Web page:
ADVENTURE BY BIKE®
A quick reflection of my pedaling endeavors over the past year immediately led me to make a mental list of the most memorable rides of 2013. I spent as much time as ever on bikes during the last 12 months: racing, bikepacking, touring, training, and exploring. But what made the biggest impression on my psyche?
Interestingly, many of my simple day rides don’t particularly stand out in my mind. Specific training outings left no real impact. In fact, I really can’t remember the particulars of more than a few days of doing intervals or tempo work. The rides that are poised at the forefront of my mind, ready to be recalled with just a slight twitch of my brain, were all multi-day rides. They all involved unfamiliar territory in at least one manner or another, be it unfamiliar landscapes, new challenges, or previously unexplored levels of exertion. Some of these rides were solo, and some involved friends, whether it was one or nearly a dozen.
Here are the first five rides from 2013 that immediately came to mind, ordered in no way other than chronologically. For each, I share just one photo and two brief sentences.
1. Gila River Rambling. Four days of spring break saw me moseying through the mountains and desert along the Gila River with a small group of friends. The weather was beautiful, the spring desert colors striking, the pace relaxed, and the riding world class.
2. The Arizona Trail 300. In mid-May, I tackled the AZT300 for the fifth spring in a row, but this ride was as memorable as any of those five. Luck was on my side for a change, the sleep monster was nowhere to be seen, and I managed to blitz the route with a remarkably enjoyable and nearly flawless ride faster than I ever thought I could manage.
3. Across Utah…and Beyond. June was the perfect month for a tour through some of the wilder parts of southern Utah and southwestern Colorado. This was my longest bikepacking trip yet, the longest time I’ve spent solo, provided some much-needed time to reflect on life, and that tour has only resulted in scheming about a longer and more ambitious tour.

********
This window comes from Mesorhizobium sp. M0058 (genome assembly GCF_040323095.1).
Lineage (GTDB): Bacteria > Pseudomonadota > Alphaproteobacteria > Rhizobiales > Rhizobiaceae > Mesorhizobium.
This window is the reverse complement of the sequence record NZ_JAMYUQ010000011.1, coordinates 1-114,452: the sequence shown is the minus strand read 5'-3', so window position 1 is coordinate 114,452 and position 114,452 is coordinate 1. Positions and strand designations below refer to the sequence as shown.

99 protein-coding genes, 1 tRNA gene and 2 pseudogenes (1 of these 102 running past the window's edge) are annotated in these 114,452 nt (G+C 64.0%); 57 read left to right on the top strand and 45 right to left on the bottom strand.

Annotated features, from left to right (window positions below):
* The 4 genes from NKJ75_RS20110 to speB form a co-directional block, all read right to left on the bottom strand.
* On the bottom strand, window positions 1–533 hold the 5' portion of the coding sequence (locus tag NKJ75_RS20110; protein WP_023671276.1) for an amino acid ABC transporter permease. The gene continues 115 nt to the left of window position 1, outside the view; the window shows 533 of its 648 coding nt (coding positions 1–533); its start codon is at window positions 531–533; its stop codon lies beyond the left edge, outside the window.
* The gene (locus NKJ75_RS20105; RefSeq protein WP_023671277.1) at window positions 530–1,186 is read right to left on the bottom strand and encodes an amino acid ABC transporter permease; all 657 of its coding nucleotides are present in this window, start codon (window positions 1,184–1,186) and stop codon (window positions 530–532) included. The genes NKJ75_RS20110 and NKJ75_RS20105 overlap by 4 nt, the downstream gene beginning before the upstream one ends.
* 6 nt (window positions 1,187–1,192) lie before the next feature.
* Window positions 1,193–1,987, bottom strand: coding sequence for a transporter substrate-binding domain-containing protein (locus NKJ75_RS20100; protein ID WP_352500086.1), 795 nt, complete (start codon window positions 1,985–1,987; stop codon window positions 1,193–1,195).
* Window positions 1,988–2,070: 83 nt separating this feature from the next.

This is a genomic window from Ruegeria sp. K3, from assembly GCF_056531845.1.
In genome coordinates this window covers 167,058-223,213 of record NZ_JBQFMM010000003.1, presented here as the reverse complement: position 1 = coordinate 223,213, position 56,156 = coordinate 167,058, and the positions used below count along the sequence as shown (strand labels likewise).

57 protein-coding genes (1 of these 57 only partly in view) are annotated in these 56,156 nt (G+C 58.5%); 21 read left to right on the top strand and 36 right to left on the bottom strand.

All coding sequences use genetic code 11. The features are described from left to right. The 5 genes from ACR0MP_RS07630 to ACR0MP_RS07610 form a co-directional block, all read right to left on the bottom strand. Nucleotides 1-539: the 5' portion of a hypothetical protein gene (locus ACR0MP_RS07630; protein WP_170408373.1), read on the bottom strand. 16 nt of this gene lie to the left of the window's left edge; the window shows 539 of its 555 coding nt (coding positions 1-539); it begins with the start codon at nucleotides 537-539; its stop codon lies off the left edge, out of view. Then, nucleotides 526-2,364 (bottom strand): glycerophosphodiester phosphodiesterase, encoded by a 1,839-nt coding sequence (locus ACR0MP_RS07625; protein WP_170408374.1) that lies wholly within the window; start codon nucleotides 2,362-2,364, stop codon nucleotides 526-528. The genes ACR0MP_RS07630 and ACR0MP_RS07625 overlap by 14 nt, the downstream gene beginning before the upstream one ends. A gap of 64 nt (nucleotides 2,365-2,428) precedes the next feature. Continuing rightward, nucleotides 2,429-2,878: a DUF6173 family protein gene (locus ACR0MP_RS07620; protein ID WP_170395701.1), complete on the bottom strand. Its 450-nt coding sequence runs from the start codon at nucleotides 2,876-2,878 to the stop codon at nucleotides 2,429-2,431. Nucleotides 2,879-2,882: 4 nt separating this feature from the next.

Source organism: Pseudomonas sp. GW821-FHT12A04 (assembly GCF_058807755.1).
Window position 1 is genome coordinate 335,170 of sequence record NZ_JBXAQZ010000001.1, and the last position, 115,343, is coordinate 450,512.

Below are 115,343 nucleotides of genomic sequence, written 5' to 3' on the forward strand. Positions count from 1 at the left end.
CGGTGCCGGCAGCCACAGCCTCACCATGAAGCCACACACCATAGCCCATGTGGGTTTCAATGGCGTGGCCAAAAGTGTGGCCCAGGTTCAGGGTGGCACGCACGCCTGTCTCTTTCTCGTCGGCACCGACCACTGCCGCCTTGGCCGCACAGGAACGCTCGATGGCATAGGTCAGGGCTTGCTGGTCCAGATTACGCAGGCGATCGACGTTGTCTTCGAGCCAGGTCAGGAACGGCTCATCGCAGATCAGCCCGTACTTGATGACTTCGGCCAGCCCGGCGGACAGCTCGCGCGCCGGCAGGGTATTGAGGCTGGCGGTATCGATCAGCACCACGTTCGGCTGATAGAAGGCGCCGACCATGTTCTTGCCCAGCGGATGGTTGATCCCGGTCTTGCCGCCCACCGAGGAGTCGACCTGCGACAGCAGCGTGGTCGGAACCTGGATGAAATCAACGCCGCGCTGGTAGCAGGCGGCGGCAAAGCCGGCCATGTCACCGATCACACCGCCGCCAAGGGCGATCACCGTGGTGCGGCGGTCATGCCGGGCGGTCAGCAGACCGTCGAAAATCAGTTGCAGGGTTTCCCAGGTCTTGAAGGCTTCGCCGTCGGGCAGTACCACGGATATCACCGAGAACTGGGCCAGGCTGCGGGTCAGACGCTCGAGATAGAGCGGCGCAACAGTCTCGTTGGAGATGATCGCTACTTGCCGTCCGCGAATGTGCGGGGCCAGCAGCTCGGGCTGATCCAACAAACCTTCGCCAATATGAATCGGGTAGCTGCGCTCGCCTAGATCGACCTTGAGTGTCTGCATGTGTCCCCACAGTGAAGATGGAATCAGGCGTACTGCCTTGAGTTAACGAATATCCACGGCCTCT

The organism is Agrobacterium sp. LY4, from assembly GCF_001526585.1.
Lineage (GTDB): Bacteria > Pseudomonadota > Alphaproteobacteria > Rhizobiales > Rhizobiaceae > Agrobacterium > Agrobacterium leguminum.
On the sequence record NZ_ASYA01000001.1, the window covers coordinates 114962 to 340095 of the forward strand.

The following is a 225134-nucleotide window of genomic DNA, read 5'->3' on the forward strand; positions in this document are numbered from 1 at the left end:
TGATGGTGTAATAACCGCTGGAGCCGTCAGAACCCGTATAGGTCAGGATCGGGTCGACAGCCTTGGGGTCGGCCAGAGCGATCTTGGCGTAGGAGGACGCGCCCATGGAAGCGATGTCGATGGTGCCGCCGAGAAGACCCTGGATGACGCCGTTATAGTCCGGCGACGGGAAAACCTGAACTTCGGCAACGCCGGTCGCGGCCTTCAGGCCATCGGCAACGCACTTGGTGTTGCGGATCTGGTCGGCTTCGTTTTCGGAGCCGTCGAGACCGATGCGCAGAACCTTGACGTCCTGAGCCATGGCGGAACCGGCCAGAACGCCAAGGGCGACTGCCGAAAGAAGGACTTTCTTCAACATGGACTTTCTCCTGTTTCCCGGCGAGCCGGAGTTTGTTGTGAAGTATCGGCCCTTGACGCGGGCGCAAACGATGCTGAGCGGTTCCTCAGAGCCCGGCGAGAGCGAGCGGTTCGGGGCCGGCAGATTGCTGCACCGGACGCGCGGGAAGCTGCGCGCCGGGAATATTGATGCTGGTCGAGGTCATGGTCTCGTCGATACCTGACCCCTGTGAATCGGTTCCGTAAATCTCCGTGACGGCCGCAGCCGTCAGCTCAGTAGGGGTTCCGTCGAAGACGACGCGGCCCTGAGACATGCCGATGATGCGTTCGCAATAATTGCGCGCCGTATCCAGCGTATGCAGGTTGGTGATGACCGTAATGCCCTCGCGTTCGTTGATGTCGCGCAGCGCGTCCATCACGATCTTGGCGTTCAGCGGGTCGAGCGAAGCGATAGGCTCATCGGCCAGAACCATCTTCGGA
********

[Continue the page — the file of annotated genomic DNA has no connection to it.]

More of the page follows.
4. Back To Dixie. The final ride of the month-long Geology Through Bikepacking course I helped teach left an enormous impression for so many reasons - the students displayed just how strong and savvy they had become and how much they had learned as they guided the four-day ride themselves with minimal interference from the instructors. As the ride ended, the course wrapped up on as high a note as imaginable.
5. Bradshaw Bumbler. After living in Prescott for nearly two years, I finally got around to circumnavigating the mountain range that lurks above: 160 chunky miles, two long days, one gear, and a great adventure partner who was upbeat even after being sprayed on the head by a skunk.
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After growing up in Minnesota, I’ve been lured away by the rugged charm of the mountainous West. Now a professor at Prescott College, I teach students about the geologic wonders that surround us. I relish every opportunity I find to spend a day (or days) on the bike, linking together unknown trails and forgotten routes through deserted country and enjoying the simplicity and unpredictability. And when driven to race, I am growing ever fonder of pushing the limits of endurance and sanity, quietly spinning the cranks, staring out over the handlebars, and watching the scenery evolve while wondering where I’ll next be able to fill up on water. Kurt's Going Nuts: http://www.krefs.blogspot.com